The Richmond, Indiana explosion was a double explosion which occurred at 1:47 PM EST on Saturday, April 6, 1968 in downtown Richmond, Indiana.
The explosions killed 41 people and injured more than 150. The primary explosion was due to natural gas leaking from one or more faulty transmission lines under the Marting Arms sporting goods store, located at the intersection of 6th and Main streets. A secondary explosion was caused by gunpowder stored inside the building.
Twenty buildings in and adjacent to the site of the explosion were condemned as a direct result of the explosions. Ultimately, the main street through downtown Richmond was permanently closed to traffic and the Downtown Promenade was built in 1972 (later expanded in 1978). This five-block pedestrian mall was converted to allow the street to be reopened to traffic 29 years after the explosion, in 1997, as part of an urban revitalization effort.
A simple curved brick memorial honoring those lost in the tragedy was erected in the downtown, with metal lettering: In memory of the forty-one persons who lost their lives in the tragic downtown explosion April 6, 1968 and with everlasting gratitude to those who helped give rebirth to this city.
Two explosions rocked downtown Richmond at 1:47 p.m. April 6, 1968, killing 41, injuring many more and permanently changing the landscape of the community.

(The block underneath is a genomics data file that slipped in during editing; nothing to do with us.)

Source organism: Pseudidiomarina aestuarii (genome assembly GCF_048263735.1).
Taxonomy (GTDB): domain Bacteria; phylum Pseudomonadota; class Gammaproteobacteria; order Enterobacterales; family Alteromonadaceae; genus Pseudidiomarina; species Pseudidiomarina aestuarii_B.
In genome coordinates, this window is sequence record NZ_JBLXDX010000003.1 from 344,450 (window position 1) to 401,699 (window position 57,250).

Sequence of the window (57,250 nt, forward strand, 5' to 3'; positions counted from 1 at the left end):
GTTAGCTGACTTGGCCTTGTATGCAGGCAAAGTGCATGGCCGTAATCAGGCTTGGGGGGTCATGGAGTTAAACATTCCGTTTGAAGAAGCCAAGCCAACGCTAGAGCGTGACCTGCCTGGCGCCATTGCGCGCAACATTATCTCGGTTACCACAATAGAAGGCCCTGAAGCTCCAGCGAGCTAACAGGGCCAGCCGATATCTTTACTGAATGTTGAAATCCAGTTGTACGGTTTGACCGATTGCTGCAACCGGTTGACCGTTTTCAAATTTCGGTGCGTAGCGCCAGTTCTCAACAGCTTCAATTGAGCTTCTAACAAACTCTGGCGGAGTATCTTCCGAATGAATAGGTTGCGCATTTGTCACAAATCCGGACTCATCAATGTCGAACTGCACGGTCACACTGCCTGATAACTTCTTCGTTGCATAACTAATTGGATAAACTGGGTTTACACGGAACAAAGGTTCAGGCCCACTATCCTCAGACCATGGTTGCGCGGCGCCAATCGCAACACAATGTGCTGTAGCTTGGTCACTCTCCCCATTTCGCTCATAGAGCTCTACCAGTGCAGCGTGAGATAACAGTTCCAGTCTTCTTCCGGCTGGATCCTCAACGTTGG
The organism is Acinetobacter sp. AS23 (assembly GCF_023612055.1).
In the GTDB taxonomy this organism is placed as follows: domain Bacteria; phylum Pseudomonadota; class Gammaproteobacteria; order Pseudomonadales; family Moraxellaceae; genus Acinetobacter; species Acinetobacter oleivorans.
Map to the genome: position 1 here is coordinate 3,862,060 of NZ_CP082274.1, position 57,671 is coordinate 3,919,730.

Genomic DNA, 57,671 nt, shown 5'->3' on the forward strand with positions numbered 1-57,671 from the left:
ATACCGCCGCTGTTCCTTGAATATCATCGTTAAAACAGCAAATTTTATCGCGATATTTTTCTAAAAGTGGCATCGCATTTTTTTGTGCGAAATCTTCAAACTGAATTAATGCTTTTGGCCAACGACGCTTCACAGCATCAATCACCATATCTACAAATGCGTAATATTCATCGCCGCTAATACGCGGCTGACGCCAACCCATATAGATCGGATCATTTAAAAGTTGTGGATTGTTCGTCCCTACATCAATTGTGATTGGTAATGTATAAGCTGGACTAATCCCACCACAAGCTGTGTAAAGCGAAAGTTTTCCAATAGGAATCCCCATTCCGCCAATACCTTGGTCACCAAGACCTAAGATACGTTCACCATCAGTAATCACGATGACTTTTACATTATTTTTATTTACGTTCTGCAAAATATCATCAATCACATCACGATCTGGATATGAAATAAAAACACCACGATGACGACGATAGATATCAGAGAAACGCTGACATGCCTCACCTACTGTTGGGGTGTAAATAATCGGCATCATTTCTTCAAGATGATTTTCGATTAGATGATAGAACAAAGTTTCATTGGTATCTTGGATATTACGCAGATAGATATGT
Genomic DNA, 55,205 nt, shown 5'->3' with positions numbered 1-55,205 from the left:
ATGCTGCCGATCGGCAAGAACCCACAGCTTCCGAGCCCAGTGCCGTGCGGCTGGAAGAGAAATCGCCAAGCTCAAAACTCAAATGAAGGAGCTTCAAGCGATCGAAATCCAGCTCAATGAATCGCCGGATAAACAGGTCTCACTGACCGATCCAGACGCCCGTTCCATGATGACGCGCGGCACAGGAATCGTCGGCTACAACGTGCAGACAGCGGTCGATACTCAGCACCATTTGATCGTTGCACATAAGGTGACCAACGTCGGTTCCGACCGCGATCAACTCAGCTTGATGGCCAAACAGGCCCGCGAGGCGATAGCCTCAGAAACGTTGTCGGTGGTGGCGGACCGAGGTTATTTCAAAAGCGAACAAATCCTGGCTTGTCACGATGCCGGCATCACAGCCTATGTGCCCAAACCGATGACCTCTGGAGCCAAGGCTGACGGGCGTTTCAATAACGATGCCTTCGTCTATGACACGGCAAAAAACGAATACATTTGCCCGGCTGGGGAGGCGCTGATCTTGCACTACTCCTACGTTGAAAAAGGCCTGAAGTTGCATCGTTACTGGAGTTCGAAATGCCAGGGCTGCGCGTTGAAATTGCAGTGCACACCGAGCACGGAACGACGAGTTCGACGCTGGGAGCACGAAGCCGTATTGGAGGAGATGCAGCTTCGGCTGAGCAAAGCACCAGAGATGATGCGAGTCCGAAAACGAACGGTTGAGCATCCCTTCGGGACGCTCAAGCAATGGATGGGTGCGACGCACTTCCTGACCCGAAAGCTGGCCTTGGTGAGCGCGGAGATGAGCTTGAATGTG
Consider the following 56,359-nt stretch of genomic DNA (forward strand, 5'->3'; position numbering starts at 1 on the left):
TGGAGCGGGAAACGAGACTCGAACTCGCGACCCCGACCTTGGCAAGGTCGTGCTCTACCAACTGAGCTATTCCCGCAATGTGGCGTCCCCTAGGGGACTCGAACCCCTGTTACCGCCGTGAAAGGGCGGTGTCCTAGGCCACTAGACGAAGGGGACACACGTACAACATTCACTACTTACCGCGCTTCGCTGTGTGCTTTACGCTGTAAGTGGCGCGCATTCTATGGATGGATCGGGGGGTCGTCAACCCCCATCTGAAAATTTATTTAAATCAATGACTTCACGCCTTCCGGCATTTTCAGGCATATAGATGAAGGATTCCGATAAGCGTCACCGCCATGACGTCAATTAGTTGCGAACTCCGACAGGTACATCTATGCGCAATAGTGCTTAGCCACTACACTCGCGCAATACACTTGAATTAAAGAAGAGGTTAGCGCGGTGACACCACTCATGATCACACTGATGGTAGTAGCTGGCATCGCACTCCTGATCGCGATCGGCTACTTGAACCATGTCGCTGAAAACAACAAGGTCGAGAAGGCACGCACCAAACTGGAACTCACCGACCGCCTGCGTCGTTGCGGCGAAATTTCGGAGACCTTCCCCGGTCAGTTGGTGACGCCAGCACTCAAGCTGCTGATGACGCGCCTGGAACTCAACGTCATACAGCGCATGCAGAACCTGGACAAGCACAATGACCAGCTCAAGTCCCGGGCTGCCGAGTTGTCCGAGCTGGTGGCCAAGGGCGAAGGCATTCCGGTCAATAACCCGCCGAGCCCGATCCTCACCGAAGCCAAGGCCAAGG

“I often think how many people were affected that day,” said Jack Bales, the lone survivor who was in the Marting Arms store. “It was not only a tragedy in downtown Richmond, but for the whole area. We should never forget it.”
An explosion and fire ripped through nearly two blocks of Main Street here Saturday, killing at least 16 persons and injuring more than 100 others.
Capt. Robert Konkle, state police chief of operations, said the rubble of eight buildings – three destroyed and five damaged – may yield “10 to 50 more, depending on how many were in the buildings.”
Bulldozers were brought in to shove aside the debris piled up along the two-block stretch of Main Street, which is also U.S. 40.
An emergency morgue was set up at the National Guard armory. National Guard troops cordoned off the area.